John Kemp is a Reuters market analyst. The views expressed are his own
By John Kemp
LONDON, June 15 (Reuters) - Some U.S. shale producers claim they can produce oil profitably with prices well below $50 per barrel or even $45 per barrel; the oil market is likely to put those claims to the test.
Shale firms have hired an extra 425 rigs to drill for oil since the end of May 2016, more than doubling the active rig count, oilfield services company Baker Hughes says.
Producers have continued adding rigs even though benchmark oil prices have fallen almost $10 per barrel since the middle of February and are now almost $4 below year ago levels.
Rigs have been added at rates comparable to the height of the shale boom between 2012 and 2014 ensuring output will continue growing significantly through the rest of 2017 and into 2018.
The U.S. Energy Information Administration forecasts onshore production from the Lower 48 states will grow by 340,000 barrels per day (bpd) in 2017 and another 500,000 bpd in 2018.
As a result, U.S. shale producers together with other non-OPEC suppliers are expected to capture all of the increase in global oil demand in 2018 and raise their share of the market significantly at the expense of OPEC.
Shale producers and OPEC are now on a collision course, with OPEC curbing production to try to raise prices and shale drillers adding rigs to boost output.
The contradiction will likely be resolved through a drop in oil prices to rein in shale growth.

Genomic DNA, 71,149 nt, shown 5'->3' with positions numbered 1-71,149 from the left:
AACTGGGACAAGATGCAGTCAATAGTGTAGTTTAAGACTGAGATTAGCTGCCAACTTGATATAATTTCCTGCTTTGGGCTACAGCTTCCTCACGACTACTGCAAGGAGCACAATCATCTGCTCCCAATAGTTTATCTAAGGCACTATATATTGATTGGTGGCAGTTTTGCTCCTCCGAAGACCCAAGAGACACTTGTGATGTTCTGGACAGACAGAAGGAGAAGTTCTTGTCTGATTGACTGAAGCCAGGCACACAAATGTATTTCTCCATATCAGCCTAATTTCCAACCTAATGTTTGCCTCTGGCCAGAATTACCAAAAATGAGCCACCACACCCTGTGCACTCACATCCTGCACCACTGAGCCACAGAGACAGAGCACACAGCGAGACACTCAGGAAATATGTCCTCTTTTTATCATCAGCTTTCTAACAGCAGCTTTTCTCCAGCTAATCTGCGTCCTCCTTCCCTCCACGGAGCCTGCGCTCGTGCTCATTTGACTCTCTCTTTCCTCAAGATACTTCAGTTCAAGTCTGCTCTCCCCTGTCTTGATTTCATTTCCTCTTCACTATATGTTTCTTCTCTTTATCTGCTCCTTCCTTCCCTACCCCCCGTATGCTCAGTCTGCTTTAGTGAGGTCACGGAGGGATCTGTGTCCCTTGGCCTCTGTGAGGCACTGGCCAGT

Oil prices have already declined significantly to curb the drilling boom and put output on a more sustainable trajectory.
Past experience shows changes in the U.S. oil rig count typically lag 15-20 weeks behind changes in WTI oil prices (http://tmsnrt.rs/2svJfUd).
The decline in WTI prices since February should cause the rig count to level out or even start to fall sometime between the middle of June and the end of July (http://tmsnrt.rs/2s4kBZ8).
If the rig count starts to level off or fall in the next few weeks, it could offer some support to beleaguered oil prices.
However, if the rig count continues rising relentlessly, fears about overproduction will grow, and prices are likely to come under even more pressure.
Many shale producers hedged a large proportion of their planned production in 2017 at prices above $50 per barrel which has given them some protection from the recent downturn.
Shale firms have benefited from the plentiful availability of fresh capital from private equity investors taking an optimistic long-term view of the prospects for both prices and output.
But only a small proportion of output has been hedged for 2018, which will leave shale producers progressively more exposed to low prices as existing hedges mature.
The calendar strip of monthly WTI futures prices for 2018 is trading just below $47 per barrel ensuring any new hedges for 2018 executed now will be well below $50.
The calendar strip for 2018 has fallen by more than $9 from its recent high over $57 per barrel at the start of the year and has fallen to its lowest level for more than a year (http://tmsnrt.rs/2s4ut5m).
The low level of forward prices is likely to discourage hedging -- unless shale producers really are profitable at much lower prices, or fear prices will slide even further.
Eventually the reduction of both spot and forward prices should curb the drilling boom, which will in turn provide a floor for oil prices.
But until the boom shows real signs of moderating, oil prices are likely to remain under pressure.
(Edited by David Evans)
Senior Market Analyst